Sermon on Luke 15:1-1, for Pentecost + 17, 24th Ordinary C, September 15, 2013,
1 Now all the tax collectors and sinners were coming near to listen to him. 2 And the Pharisees and the scribes were grumbling and saying, “This fellow
welcomes sinners and eats with them.” 3 So he told them this parable: 4 “Which one of you, having a hundred sheep and losing one of them, does not leave the ninety-nine in the wilderness and go after the one that is lost until he finds it? 5 When he has found it, he lays it on his shoulders and rejoices. 6 And when he comes home, he calls together his friends and neighbors, saying to them, ‘Rejoice with me, for I have found my sheep that was lost.’ 7 Just so, I tell you, there will be more joy in heaven over one sinner who repents than over ninety-nine righteous persons who need no repentance. 8 “Or what woman having ten silver coins, if she loses one of them, does not light a lamp, sweep the house, and search carefully until she finds it? 9 When she has found it, she calls together her friends and neighbors, saying, ‘Rejoice with me, for I have found the coin that I had lost.’ 10 Just so, I tell you, there is joy in the presence of the angels of God over one sinner who repents.”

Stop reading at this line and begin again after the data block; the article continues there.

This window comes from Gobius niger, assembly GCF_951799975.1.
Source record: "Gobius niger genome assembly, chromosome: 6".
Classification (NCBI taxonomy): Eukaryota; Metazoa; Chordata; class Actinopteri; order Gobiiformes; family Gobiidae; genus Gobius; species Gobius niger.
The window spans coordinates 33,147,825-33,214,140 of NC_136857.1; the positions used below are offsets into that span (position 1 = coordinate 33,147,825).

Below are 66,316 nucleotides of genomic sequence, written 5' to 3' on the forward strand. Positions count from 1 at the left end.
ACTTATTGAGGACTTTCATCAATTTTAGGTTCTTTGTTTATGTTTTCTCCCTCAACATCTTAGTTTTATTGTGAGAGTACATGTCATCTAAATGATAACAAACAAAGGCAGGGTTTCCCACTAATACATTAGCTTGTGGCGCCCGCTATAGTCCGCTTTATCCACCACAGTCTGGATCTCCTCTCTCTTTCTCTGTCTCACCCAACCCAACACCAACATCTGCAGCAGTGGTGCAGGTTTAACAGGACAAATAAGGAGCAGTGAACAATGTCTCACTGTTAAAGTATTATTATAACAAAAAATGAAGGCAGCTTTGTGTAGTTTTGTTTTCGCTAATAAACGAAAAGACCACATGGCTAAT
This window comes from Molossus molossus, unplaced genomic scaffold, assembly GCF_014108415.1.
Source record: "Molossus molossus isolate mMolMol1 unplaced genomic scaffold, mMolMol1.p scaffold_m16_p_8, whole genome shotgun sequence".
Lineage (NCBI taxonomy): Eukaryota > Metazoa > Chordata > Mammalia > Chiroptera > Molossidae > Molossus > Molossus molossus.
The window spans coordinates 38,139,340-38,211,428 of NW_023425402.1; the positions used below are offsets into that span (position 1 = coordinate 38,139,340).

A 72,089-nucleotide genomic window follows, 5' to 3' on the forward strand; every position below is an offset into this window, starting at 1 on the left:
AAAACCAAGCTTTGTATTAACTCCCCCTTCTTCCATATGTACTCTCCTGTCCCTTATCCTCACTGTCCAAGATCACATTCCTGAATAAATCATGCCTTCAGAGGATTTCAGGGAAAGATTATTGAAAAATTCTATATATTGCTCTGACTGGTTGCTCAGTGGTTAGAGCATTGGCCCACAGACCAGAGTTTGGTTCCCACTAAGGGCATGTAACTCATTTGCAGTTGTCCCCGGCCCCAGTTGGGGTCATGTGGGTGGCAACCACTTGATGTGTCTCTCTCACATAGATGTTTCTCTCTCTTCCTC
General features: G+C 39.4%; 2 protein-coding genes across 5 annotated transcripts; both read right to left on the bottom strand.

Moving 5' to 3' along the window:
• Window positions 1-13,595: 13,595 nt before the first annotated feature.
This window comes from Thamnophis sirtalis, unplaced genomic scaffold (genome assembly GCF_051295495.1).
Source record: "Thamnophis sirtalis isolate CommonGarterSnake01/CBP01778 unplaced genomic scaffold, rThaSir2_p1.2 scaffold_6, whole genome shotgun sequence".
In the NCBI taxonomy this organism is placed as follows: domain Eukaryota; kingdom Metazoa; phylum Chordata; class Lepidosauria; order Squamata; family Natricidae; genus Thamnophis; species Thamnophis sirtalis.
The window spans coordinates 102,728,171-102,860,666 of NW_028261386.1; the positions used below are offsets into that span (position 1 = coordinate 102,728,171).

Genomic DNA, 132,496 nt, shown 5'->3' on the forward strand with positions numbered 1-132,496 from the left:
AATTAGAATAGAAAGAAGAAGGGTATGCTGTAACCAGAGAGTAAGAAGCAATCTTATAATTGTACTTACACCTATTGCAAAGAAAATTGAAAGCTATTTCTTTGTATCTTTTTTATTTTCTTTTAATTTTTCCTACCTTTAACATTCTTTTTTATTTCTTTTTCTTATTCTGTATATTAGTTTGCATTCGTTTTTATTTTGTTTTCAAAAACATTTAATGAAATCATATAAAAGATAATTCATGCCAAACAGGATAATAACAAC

There is that moment when you realize that what you expected to see is not what you are seeing, and it means you are not where you thought you were, and you realize that you do not know where you are. Suddenly your brain goes into full alert. Instantly it starts firing questions: What happened? Where was I when I last knew where I was? Should I go back or is there a way to get back on the path from here?
I would love to see a brain scan of a person in the exact moment that she or he discovers they are lost. That moment feels terrible. Often times it comes either with bad words coming out of your mouth, or a great mental effort to stop them. I’m sure the scan would show a flood of activity in the amygdala; instant fear. Stress hormones pour into the bloodstream. Not good.
I live in the Lake Forest subdivision in Daphne. On a map, the streets look like a bowl of spaghetti. People have been known to wander, circling around illogical loops and cul-de-sacs for years before being rescued (small joke). My street even confuses GPS devices (not a joke). When I’m giving directions to my house, as soon as I mention “Lake Forest” people always have this look on their faces: dread. The human brain can picture the future state of being lost, and the brain reacts, even when it hasn’t happened yet.
Worse than being lost